Legislators Facing a Thankless Task
North Carolina Democrats who lost legislative seats in November should be licking their chops rather than licking their wounds.
With a $3.7 billion budget deficit looming, this is a convenient time to retire or at least take a vacation from the vicissitudes of the governing majority. Republican leaders have long decried what they call state government’s reckless spending habits. Now it’s their responsibility to put a stop to it.
The problem is overwhelming, because $3.7 billion represents about one-fifth of this year’s state budget. It’s likely that the simple process of reducing budgets, department by department, by 10 to 15 percent won’t do the job. Apparently cutting out the oft-maligned “waste and fraud” won’t do it either. And don’t look for the return of any federal stimulus money.
Drastic Steps Ahead?
N.C. Attorney General Roy Cooper has announced the recovery of $53 million from Medicaid fraud, most of which represents the state’s share of a settlement with a major pharmaceutical company accused of taking illegal kickbacks. That’s good news, but the total is far less than 1 billion.
North Carolina law mandates a balanced budget. Unlike the federal government, the state cannot endlessly borrow money. The state doesn’t print money either.
The trick to reducing the budget by $3.7 billion is to balance the budget without crippling state government and the public schools.
The new GOP leaders of the House and Senate have already declared their intention to cut their own operational budgets. Although commendable, that won’t go far toward a workable balancing act.
Just to give an idea of the magnitude of the problem: N.C. Policy Watch, a liberal research think tank, reports that the state could abolish several key departments, including Justice and Corrections, and dispense with the entire judicial branch (is that constitutional?) and still not come close to $3.7 billion.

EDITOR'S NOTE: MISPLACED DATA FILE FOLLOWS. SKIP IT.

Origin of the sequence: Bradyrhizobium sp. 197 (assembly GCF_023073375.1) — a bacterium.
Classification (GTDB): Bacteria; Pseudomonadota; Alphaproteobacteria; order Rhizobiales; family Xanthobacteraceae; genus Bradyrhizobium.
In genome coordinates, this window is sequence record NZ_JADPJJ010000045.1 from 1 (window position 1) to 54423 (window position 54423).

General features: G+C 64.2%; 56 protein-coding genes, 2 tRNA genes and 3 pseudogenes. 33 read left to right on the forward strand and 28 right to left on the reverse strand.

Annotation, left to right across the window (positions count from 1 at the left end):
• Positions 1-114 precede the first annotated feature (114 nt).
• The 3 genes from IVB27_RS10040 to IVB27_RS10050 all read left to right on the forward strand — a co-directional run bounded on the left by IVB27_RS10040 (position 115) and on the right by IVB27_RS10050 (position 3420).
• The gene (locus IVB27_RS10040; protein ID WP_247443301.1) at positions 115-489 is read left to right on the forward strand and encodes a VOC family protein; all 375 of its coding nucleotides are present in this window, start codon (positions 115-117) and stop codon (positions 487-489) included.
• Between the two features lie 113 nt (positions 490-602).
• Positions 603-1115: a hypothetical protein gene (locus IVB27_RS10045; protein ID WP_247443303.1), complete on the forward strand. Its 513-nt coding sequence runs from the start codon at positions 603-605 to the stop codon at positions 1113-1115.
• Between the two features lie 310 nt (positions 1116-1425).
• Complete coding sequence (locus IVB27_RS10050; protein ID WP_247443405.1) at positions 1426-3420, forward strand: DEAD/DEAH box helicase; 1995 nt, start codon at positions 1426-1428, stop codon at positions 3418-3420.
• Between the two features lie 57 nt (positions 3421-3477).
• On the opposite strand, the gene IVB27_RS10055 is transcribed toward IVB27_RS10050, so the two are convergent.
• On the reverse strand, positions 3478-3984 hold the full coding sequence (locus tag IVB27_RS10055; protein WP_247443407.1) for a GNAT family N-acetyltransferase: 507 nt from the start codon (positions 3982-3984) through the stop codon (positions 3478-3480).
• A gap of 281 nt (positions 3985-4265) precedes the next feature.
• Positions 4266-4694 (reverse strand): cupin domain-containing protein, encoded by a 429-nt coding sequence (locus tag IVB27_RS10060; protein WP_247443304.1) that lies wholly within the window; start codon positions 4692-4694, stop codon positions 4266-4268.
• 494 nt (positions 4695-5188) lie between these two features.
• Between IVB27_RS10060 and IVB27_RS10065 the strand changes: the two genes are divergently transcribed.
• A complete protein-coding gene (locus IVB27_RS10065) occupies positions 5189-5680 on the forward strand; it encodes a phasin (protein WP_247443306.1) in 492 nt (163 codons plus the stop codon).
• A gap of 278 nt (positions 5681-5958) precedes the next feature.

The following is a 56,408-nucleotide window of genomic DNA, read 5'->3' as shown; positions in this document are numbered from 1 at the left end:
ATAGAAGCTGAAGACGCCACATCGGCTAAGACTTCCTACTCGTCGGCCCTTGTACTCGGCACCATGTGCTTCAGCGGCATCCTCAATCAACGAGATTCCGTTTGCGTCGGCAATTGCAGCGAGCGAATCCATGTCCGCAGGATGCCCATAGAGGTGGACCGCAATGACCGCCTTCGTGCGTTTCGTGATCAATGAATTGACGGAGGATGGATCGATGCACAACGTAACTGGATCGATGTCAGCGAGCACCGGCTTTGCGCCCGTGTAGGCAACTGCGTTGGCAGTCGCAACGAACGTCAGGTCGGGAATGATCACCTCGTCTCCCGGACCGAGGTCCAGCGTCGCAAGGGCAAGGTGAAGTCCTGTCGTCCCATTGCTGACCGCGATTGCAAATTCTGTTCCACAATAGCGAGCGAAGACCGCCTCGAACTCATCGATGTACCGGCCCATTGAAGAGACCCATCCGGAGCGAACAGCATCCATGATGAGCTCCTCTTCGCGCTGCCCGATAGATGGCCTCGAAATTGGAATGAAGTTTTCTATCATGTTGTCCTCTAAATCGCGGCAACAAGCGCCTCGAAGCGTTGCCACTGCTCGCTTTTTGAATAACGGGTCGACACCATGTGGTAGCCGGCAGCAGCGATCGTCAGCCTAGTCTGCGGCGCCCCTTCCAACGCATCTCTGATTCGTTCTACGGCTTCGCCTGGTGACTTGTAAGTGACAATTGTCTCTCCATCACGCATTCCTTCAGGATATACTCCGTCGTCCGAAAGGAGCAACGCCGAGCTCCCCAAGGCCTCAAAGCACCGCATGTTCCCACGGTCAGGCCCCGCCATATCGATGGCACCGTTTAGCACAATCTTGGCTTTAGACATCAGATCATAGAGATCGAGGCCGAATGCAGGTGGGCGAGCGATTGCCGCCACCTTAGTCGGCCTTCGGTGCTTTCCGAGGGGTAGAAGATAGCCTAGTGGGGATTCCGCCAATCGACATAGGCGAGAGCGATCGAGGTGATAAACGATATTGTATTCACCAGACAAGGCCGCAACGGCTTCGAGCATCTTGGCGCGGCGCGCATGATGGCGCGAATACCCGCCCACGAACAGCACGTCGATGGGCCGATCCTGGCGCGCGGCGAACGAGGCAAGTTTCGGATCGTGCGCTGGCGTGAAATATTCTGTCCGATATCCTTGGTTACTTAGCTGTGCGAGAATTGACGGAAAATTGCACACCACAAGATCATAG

The Policy Watch folks then throw in the community college system for extra measure and note that the total would still be short almost $700 million. We trust that they speak tongue-in-cheek.
Massive Layoffs Likely
In all seriousness, the deficit may well mean massive layoffs, the most obvious of which would be 6,000 public school teaching positions and 13,000 teacher assistants. Add that to thousands of state jobs lost in this budget-slashing season, and you have another major blow to a teetering economy.
In Pinehurst late last year, Gov. Beverly Perdue announced plans to reorganize and streamline state government. Her plan, if implemented, will undoubtedly save money and is desperately needed. But it will not total any $3.7 billion. When asked the extent of the envisioned savings, the governor cleverly stalled by advising that the figures would be in her new budget.
North Carolina has been through rough times before and has avoided anything as drastic as any of the above. Economic recovery may be slow getting here, but it will come.
Meanwhile, legislators will need good luck and gumption if they hope to close that gaping budget hole. We wish them well and simply ask that they apply a generous portion of wisdom in making essential cuts and, if necessary, restoring taxes.
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